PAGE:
It’s the time of year when students are considering applying to graduate school, and we hope that those thinking about earning an M.A. in the study of religion consider the University of Alabama.
Our graduate program began four years ago and we’ve so far graduated seven students and they’re all putting their degrees to good use — from doing archival and museum work to studying architecture or earning a Ph.D. in the study of religion elsewhere in the U.S. And, with 9 incoming M.A. students who began their degree this past August, we’ve expanded the main office’s mail boxes, so there’s plenty of room for your name to be added.
The program, which consists of 4 semesters (with 3 courses per semester) is rather novel in the US, immersing first semester students in the sorts of social theory (via REL 501) and digital tools (in REL 502) that will help them to reach broader publics while carrying out critical and innovative work in the field; throughout their following semesters’ seminars and independent study courses, which include further opportunities to delve more deeply into the digital humanities, students work closely with faculty to design a plan of study that suits their interests while being tailored to their future goals. Faculty research specialties include a wide variety of topics that are sure to help refine almost any M.A. student’s interests and expertise — especially when they take into consideration the role that other specialties on campus can play in enhancing their degree (such as language study in the Department of Modern Languages). With an additional Museum Studies certificate available as well as internship opportunities (e.g., experience in editing and publishing), enterprising students quickly put their skills to use in a variety of ways.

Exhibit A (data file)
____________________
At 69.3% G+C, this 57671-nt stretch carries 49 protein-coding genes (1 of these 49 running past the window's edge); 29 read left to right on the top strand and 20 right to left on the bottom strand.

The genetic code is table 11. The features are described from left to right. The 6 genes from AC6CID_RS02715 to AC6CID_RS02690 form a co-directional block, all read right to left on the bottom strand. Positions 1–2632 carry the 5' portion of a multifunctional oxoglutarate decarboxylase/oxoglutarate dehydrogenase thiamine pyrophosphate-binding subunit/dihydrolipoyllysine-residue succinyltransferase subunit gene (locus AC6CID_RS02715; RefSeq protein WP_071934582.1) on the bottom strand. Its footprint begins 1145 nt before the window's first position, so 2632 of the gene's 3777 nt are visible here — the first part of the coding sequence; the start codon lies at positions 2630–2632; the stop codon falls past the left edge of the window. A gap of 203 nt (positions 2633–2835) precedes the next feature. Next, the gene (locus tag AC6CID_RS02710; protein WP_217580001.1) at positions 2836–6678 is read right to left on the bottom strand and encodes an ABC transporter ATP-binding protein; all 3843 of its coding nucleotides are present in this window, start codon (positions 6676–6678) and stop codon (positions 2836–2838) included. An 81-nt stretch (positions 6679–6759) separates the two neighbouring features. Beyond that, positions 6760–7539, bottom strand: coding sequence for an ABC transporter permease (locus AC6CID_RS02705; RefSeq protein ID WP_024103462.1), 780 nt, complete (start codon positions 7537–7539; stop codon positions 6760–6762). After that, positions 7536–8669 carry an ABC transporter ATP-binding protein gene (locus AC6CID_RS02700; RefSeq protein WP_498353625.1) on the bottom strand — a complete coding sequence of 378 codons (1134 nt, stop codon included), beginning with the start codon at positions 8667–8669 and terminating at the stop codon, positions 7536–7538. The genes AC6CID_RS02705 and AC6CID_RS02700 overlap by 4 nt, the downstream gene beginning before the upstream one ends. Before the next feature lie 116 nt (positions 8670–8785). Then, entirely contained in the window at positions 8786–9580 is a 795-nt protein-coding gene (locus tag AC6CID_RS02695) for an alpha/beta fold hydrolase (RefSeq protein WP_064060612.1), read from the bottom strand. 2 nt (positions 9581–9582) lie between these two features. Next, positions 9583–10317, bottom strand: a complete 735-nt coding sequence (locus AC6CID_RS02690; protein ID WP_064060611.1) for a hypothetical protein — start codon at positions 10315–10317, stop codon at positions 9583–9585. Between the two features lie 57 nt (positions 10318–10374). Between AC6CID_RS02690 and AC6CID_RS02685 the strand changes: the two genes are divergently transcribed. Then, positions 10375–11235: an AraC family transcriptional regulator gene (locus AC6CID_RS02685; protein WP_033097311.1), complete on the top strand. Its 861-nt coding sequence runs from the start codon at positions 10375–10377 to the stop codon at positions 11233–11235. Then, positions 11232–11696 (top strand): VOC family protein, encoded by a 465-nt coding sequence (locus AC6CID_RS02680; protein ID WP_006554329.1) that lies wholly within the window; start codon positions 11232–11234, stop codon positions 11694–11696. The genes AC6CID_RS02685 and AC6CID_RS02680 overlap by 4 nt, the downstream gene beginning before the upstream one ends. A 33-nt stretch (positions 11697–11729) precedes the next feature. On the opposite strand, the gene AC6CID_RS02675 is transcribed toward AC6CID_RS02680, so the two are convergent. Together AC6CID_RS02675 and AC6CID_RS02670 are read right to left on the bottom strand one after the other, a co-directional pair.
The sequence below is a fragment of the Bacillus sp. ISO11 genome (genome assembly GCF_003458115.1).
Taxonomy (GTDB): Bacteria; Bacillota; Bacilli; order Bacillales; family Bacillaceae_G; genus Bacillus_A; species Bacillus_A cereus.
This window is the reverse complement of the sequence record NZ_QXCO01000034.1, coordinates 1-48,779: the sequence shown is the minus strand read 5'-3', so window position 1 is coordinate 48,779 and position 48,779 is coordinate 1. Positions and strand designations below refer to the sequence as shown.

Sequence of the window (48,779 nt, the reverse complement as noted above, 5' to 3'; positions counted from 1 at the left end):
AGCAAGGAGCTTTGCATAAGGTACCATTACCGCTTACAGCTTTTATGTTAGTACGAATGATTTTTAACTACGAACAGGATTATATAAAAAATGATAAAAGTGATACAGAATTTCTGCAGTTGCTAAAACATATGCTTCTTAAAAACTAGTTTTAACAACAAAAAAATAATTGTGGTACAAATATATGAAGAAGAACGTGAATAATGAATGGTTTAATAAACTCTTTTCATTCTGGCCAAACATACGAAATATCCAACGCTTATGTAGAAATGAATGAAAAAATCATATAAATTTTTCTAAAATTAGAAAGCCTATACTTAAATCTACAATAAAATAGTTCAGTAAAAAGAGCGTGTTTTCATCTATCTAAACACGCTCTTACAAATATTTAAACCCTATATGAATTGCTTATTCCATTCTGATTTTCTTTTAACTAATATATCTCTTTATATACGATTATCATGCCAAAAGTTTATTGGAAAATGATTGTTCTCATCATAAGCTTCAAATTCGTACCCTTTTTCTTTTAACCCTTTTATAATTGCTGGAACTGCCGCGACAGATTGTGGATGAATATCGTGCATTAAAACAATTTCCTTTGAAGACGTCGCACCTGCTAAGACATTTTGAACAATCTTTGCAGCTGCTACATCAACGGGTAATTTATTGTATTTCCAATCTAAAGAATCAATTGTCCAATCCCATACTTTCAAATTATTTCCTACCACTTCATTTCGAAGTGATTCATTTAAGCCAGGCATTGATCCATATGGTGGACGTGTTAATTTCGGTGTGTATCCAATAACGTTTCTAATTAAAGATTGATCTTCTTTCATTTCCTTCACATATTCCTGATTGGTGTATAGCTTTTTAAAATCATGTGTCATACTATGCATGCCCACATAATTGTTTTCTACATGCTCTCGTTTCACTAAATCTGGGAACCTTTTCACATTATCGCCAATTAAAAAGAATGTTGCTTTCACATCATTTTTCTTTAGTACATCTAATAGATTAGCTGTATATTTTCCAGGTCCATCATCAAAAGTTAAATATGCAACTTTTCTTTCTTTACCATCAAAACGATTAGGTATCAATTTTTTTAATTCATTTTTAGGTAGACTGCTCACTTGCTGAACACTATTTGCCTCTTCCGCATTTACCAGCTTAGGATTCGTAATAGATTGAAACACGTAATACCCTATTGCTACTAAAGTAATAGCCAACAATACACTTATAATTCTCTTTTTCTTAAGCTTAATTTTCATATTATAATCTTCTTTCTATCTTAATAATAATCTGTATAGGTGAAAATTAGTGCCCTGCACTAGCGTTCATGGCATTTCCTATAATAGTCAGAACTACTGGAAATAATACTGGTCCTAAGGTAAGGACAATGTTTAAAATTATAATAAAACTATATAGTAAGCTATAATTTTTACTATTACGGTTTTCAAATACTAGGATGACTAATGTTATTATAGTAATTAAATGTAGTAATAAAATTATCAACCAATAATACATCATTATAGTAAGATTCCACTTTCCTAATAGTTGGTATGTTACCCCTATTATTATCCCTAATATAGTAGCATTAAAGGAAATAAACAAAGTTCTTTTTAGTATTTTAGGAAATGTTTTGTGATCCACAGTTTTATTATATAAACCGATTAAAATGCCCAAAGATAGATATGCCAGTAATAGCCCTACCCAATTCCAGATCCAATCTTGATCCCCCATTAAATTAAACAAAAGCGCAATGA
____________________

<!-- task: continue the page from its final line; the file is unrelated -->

The Department works hard to secure as much financial assistance for its graduate students as possible, varying from nominating students for competitive campus-wide fellowships and awards (which have so far been granted annually to a variety of our incoming students) to assigning many students a full or partial Teaching Assistantship for the year, which immediately involves our graduate students in undergraduate education by having them assist faculty in lower-level Core courses. Second year students also have the chance to earn income and gain experience by teaching an online course of their own (under faculty supervision). Funding is competitive and decided on a year-to-year basis.
Interested in joining us?